: Rediscovering Oneself in Marriage.
You Should Know How I Feel started as a suggestion from my editor. I sent her a slightly long manuscript of my short story “Rukhsana’s Husband”. I had assumed, as I finished the story that it was long enough to cross the qualification criteria for Kindle Direct Publishing (KDP). She said, “Rukhsana’s Husband” is good enough too. I wasn’t much confident about the story, but the seeds of discontent regarding its performance were washed away by her encouraging remarks.
If you could put another story or two together, we could even go for a print version of the same. She reminded me. I wasn’t planning for this book at all. The idea appealed to me. This is how the crucial thought regarding the birth of You Should Know How I Feel appeared. This thought made its impression upon several other thoughts and three more stories came into existence. The story of Rukhsana and her husband remains on the top of the list, because they gave birth not just to a new idea, but also this book.
Rukhsana and Mr. Matthew are husband and wife. They are from two different religions. Mr. and Mrs. Matthew are real individuals clothed in the language of fiction. They have done things successfully in their life together, things important and silly occasionally. During the span of this short story, they appear to be dealing with one of the worst experiences of their life.
The question I put in front of them is; can love between two people survive during an intellectual battle? One of them is torn between love and religion and the other is oblivious of this struggle, ready to do anything for their love. They answered my question bravely. Although I suspect the ingenuity of their initial decision about religion, I am sure, what they chose for each other at the end cannot be any other way around. How to end the harrowing situation was extremely simple.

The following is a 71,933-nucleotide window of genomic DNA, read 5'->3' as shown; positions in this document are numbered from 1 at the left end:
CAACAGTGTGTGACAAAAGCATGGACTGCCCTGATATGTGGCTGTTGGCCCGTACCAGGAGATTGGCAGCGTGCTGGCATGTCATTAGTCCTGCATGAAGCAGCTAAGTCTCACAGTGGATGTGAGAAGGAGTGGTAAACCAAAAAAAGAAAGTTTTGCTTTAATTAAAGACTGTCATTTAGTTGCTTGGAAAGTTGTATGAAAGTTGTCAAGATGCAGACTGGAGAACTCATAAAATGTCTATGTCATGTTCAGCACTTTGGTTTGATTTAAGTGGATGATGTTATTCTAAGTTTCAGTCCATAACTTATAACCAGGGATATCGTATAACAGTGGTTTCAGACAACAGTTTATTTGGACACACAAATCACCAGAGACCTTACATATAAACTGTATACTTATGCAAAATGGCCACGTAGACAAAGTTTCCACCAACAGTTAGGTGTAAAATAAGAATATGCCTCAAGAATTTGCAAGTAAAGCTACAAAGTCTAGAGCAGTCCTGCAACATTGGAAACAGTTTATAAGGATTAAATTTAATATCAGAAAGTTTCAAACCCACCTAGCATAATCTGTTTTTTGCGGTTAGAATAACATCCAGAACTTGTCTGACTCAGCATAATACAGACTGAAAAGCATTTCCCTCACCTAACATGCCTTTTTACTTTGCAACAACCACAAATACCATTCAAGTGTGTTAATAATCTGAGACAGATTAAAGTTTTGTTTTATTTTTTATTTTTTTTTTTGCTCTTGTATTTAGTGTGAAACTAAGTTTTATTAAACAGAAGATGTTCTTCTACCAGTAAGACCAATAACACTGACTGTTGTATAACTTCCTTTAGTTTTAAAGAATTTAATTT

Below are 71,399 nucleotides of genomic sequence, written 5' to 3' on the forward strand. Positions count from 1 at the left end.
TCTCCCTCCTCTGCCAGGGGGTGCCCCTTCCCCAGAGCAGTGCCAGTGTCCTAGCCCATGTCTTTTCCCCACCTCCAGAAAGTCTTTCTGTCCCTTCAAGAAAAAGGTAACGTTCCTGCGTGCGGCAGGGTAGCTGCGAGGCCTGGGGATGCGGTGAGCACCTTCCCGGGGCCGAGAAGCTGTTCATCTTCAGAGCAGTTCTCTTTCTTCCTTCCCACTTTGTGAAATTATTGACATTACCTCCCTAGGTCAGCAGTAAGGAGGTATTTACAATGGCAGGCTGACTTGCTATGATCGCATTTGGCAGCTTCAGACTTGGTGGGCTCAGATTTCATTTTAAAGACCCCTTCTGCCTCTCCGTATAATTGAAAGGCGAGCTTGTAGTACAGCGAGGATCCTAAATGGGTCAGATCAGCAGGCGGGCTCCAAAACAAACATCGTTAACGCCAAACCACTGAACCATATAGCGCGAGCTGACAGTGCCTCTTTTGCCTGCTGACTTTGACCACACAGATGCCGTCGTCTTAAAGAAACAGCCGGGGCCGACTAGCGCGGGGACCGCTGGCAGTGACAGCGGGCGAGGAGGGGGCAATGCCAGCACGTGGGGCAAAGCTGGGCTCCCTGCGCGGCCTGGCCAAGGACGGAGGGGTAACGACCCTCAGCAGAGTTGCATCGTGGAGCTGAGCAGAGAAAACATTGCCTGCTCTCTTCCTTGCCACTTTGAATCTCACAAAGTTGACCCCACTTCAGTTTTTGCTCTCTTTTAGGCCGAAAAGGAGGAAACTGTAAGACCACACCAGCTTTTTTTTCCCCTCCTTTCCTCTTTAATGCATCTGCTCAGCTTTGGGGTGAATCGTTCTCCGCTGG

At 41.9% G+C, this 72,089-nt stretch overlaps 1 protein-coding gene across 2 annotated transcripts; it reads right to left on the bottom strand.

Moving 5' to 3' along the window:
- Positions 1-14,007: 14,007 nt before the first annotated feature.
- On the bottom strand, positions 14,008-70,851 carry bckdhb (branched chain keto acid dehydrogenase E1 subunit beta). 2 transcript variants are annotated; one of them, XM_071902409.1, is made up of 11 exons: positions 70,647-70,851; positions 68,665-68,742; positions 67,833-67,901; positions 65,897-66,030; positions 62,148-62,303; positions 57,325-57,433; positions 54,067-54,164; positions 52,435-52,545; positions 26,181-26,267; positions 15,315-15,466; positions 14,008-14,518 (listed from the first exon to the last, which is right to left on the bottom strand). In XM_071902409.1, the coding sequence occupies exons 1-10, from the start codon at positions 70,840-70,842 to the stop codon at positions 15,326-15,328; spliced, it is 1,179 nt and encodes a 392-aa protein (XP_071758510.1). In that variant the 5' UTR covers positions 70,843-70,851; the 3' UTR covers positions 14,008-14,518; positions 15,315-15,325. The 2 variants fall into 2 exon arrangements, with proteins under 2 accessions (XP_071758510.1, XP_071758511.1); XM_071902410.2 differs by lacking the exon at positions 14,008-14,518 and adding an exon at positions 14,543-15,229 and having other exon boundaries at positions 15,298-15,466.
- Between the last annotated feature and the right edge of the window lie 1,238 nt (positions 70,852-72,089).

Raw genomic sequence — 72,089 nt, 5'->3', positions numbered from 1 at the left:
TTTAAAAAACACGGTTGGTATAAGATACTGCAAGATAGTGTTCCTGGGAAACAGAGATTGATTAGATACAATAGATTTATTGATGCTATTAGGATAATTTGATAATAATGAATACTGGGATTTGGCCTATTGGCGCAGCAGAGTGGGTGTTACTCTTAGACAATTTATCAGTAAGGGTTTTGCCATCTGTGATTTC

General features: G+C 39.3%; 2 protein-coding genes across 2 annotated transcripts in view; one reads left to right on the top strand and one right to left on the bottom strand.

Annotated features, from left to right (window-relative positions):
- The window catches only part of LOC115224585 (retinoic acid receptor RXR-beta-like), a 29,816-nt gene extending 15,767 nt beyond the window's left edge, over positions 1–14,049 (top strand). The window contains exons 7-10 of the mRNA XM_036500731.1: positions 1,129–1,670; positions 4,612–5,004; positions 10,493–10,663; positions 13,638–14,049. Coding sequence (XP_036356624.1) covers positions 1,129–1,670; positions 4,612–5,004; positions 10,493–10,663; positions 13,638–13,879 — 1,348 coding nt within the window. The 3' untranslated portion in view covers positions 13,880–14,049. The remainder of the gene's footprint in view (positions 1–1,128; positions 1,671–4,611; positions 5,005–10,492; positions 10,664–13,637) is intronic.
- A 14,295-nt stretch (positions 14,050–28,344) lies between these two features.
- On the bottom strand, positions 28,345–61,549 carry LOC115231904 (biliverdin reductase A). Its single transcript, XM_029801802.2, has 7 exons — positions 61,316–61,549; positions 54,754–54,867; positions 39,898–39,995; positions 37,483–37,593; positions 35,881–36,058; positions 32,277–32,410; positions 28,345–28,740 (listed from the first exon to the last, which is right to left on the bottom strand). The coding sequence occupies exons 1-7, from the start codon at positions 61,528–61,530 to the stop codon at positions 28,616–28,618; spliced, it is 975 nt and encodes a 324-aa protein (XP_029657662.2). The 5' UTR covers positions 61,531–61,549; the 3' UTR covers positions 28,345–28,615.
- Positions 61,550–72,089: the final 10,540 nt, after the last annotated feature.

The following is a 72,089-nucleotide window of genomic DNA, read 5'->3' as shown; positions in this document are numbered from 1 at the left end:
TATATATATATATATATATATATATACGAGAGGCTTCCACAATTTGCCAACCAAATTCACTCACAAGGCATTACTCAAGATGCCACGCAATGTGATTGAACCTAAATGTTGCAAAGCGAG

Does inter-faith or interreligious marriage function effectively in the long run? What would inter-faith married couples do about their children’s faith? How would they reconcile with their families, if at all such a remedial measure were possible? All these questions puzzle Rukhsana and her husband at a crucial turn in their life. They are about to have a miraculous encounter, but their fate takes them on another route, a path of conflicting thoughts and frustrating power structures.
I have written this story with great expectations. It came to me first, about six months back. I wrote about seven pages of it, during the spare time at my college, using a computer in the lab. I typed it as Google Document, so that I don’t need to carry it in my thumb drive. Then, as my sister’s marriage approached, I could not go on working with the story. The atmosphere at college too was getting hectic. My busy schedules kept me away from finishing the story. A bad habit of mine, starting many projects on the way to the completion of another made serious claims upon whatever time I could save for writing. So “Rukhsana’s Husband” dragged on.
Then I read about a short story submission over Facebook. I didn’t expect, this would turn out to be an opportunity for me. I started reworking on the story. The story of Rukhsana and her husband was so powerful that it had never left me. Everything was clear, still in my mind. I took the liberty to take the story to their past, into their college life as well to see how they met for the first time and how deep their passion for each other was. A proof for their passion for each other can be seen at the end of the story. A surprising character will reveal it to you, the person who wrote “Rukhsana’s Husband”, in real life clothed in fiction.
More excited I feel, waiting for the result. The result of my hard work comes out when the book is released, through readers’ comments. I am rather hopeful that you’d like these two characters and their story. I narrating their story, told to me by the person I mentioned at the end of the previous paragraph. I spent a great time with these lovely people and I enjoyed it.
They’ll be guests in your heart, they’ll love you.
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